On the other hand, what worries me a little is the heat released by the device. After a while, it becomes almost impossible to hold hands on the frame as it is so hot. The box acts as a thermal radiator, but I have some concerns for the days when the recorder is installed in a bag and the outside temperature is high. I hope that Sound devices has anticipated this aspect well, because the 833 will first be used in a bag. I called other colleagues and they observed the same heat release.
Despite this concern, I love the features offered by this machine. Thanks to the 6 microphone inputs, I can now connect my MS pair to inputs 3 and 4 and link it to keep the potentiometers 1 and 2 free for wireless receivers. With the 633, I had to use 1 and 2 for the stereo pair and lost the possibility to use the second potentiometer.
When the channels are linked, all their parameters are also linked (fader, gain, filter, limiter, etc.).
The menus are very intuitive and easy to navigate if you know the 633, and there are some well thought-out shortcuts like the Pan. By pressing the */** switch and turning the encoder, the Pan can be varied continuously and not only switched betweeen the three fixed positions.

I also like the integrated EQs to compensate for the effect of a fur on a windshield outdoors for example, the adjustable limiters and filters with lower cut-off frequencies but especially a slope of 18 dB/oct, more suitable for cleaning boom handling noises, in my opinion .

The screen is very readable and has a better resolution than the 633.  The colored LED rings around the gains could look a bit "disco style", but are indeed very useful as you can see on which channels there is a signal and if the levels are correctly adjusted. I found in this machine, the qualities of the 788 (Led rings, internal SSD) and the flexibility and ergonomics of the Sound Devices mixers.
Concerning the sound, the preamps seem clearer to me than those of the 633, perhaps because of the absence of input transformers and a decrease in the distortion rate.

This will have to be confirmed after the first shoots in real life situations.
The version of the Firmware I installed today seems to solve a Timecode problem and provides CL12 and Mix-assist support (in addition to Dungan).

After this first day with the 833, it sems that for run and gun, I'll need to prepare configurations as there are so many things that can be customized.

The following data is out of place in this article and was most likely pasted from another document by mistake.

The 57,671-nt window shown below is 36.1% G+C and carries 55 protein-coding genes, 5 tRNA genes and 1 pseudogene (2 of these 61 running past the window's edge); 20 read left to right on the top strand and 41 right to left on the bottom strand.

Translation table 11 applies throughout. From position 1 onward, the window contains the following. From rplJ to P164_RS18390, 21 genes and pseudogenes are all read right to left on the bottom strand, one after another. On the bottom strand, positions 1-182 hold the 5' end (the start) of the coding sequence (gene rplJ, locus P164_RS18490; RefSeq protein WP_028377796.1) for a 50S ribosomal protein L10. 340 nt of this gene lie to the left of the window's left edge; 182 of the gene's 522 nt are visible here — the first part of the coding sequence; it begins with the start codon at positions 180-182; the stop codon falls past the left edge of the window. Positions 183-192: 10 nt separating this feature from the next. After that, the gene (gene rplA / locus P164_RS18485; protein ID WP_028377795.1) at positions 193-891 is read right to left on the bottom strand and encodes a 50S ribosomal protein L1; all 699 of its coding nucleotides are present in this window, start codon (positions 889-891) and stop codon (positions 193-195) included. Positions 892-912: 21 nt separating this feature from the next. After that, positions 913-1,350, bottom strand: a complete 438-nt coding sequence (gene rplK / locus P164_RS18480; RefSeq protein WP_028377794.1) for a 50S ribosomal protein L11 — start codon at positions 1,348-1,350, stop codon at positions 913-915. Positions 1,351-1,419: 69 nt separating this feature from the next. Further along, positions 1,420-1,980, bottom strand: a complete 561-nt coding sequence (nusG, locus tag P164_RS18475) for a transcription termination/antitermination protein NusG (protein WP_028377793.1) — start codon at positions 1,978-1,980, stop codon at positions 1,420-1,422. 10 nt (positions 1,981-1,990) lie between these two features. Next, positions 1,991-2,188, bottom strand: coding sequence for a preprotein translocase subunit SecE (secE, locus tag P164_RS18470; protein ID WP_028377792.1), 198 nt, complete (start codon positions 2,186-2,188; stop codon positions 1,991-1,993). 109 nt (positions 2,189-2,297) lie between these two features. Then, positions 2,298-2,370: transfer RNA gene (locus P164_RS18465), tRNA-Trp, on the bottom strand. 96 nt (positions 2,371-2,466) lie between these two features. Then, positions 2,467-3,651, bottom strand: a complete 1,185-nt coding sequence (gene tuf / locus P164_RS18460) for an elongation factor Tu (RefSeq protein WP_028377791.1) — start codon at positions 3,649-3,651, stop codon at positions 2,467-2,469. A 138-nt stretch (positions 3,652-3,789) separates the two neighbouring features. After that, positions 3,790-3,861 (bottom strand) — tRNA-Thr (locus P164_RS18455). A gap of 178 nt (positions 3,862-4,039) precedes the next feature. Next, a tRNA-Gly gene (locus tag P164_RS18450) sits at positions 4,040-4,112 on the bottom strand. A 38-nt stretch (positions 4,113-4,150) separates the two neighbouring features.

This shows the potential of development and this is exciting as one feel that there is lot to come with this new architecture.

 

How much does it draw? Audioroot distro should have a value.

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3 hours ago, RadoStefanov said:

Can you screen shot with channels and mic running in?

 

 

Here are two pictures. The setup is an MS pair of Schoeps and a Wisycom MCR 42 on channels 1 and 2 in AES3, the 833 is recording.

As one can see on the second picture, the consumption is around 14 Watts, so the battery should last more or less 6 hours which is fairly OK. 

Regarding the heat, I trust SD engineers, they know what they do and they certainly know that this recorder will be mainly used in a bag surrounded by a lot of stuff.

I'll keep vigilant but not worried. 

IMG_7540.JPG

IMG_7541.JPG

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7 hours ago, INARI said:

Does anyone around you have a FLIR?
If you know which components are hot, you should be able to take measures

 

If not a FLIR, maybe just a FLUKE-style probe thermometer? In an old job long ago, I used one all the time to figure out stuff like this. That'd help us figure out if the heat the 833's putting out is like 110°F/43°C or more like... I don't know. And we could see if it's building up in a bag to a worrisome level.

 

Lectro says the operating temp range of their SRc is -20°C to +50°C. That's 122°F. And I wonder if Lectro (and other manufacturers) are a bit conservative in their ranges. Also note that just a little bit of space in a bag can let things cool off a bit.

 

So I'd love to hear from a manufacturer of recorders, receivers, bags, power, etc chime in here. Is the heat put off by the 833 likely to cause problems?